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November-December 2008

“Give a Day” campaign makes fighting HIV-AIDS all in a day’s work

Heather Kohlmann

Dr. Jane Philpott, founder of the Give a Day to World AIDS campaign. Photo by Molly Crealock.

Dr. Jane Philpott, founder of the Give a Day to World AIDS campaign. Photo by Molly Crealock.

One day’s salary might not mean much to most of us, but to Dr. Jane Philpott, founder of the Give a Day to World AIDS campaign, it might be just enough to save a life.

In 2004, the Markham, Ont.-based family physician gave a presentation to her colleagues about the AIDS epidemic. Knowing that she couldn’t just talk about the plight of AIDS in Africa without giving the doctors some advice on how they could help, she suggested that those in attendance donate one day’s income to the Stephen Lewis Foundation — a Canadian organization fighting AIDS in Africa at the ground level — in honour of December 1, the annual World AIDS Day. This simple idea led to 50 doctors donating their daily salaries, an act that raised $33,000.

Since then, the 47 year-old mother of four has seen her initiative grow to include 12 hospitals, 15 law firms and dozens of other businesses, church groups and individuals, resulting in $700,000 in donations last year. This year, she’s aiming to raise $1 million for the Stephen Lewis Foundation.

Those funds will go towards providing drugs for Africans infected with HIV/AIDS, treatment that most people in Ethiopia and Niger could never afford. Residents of these countries make on average US$180 and US$260 per person per year respectively, while anti-retroviral drugs, the preferred treatment for HIV/AIDS, cost at least $2,738 US per person per year — a figure that just one day’s pay from a few Canadian professionals can easily cover.

Philpott witnessed the initial outbreak of AIDS in Africa while working there in the ‘80s. She first lived in Kenya and then after a brief return to Canada to start a family, in Niger, where she worked closely with local families whose lives were affected by HIV/AIDS and other tropical diseases.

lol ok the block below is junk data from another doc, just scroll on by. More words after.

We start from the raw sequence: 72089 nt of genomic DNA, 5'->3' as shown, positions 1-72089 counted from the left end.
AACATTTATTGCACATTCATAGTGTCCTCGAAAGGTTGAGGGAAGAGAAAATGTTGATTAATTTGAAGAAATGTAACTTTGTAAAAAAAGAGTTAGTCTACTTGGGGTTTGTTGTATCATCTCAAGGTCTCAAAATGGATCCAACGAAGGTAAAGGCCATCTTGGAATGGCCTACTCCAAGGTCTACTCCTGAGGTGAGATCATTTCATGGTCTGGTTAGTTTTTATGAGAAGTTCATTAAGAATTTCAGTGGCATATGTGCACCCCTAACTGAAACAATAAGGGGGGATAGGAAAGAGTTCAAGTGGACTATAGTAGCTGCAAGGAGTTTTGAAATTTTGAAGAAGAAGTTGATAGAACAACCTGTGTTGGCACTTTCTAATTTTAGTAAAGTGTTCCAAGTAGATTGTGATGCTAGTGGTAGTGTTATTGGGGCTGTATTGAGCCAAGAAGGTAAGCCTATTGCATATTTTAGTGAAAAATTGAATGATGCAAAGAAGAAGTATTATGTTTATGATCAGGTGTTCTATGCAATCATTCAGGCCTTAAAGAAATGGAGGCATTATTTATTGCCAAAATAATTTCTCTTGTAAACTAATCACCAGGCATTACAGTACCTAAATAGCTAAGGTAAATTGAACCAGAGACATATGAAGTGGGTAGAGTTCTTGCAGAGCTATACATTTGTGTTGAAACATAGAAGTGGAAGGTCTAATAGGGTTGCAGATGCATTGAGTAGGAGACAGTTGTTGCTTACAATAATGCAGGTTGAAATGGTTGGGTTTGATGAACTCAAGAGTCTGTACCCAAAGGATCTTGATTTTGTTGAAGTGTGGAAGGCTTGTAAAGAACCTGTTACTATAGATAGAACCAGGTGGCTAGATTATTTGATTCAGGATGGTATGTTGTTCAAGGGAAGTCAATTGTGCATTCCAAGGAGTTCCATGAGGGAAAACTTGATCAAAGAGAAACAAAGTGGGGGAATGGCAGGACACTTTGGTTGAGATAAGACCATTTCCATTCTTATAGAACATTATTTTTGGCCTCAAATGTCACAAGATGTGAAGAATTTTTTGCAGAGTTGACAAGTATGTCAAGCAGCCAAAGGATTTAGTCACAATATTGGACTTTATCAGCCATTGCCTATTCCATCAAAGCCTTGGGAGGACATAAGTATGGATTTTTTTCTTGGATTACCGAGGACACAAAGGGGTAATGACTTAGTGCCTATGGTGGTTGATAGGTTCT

What bonded her to those families, however, was losing her three-year-old daughter to a blood infection. While reflecting on that tragedy, Philpott points out she was in a country where 25 to 30 percent of children die before their fifth birthday. “It gave me more of a passion to say this is unjust, that the kind of healthcare expectations that those women have for their children are not the same as what mothers here expect,” she says. “I don’t think you can go back to practicing medicine in Canada and ignore those realitiesÑat least I couldn’t.”

It’s that passion for global health equality that drives Philpott and the Give a Day campaign. Although they don’t formally lobby the government to increase foreign aid, Philpott says the Give a Day campaign is a means of mobilization and a voice for the people. “How do we make ourselves heard? Money talks. How we use our money speaks volumes about what matters most to us.” She feels the Canadian government needs to rethink its foreign aid priorities when it comes to the AIDS epidemic. “We’ve set an easily attainable target of 0.7 percent of GDP as a goal and we’re not even halfway there.”

Despite claims from the Harper government that it would increase foreign aid for Africa, a UNAIDS report released in July 2008 shows Canada’s contributions in 2007 to AIDS relief was $103.7 million, whereas the Netherlands gave $380.5 million and the United Kingdom donated $984.9 million. In addition, the Canada Fund for Africa, created in 2005 by the Canadian International Development Agency, was no longer operational as of March 31, 2008.

Still, Dr. Philpott isn’t giving up. “I feel a huge challenge in terms of the urgency,” she says, “but we could beat this thing. We could really be a big part of seeing the end of AIDS in the world.”

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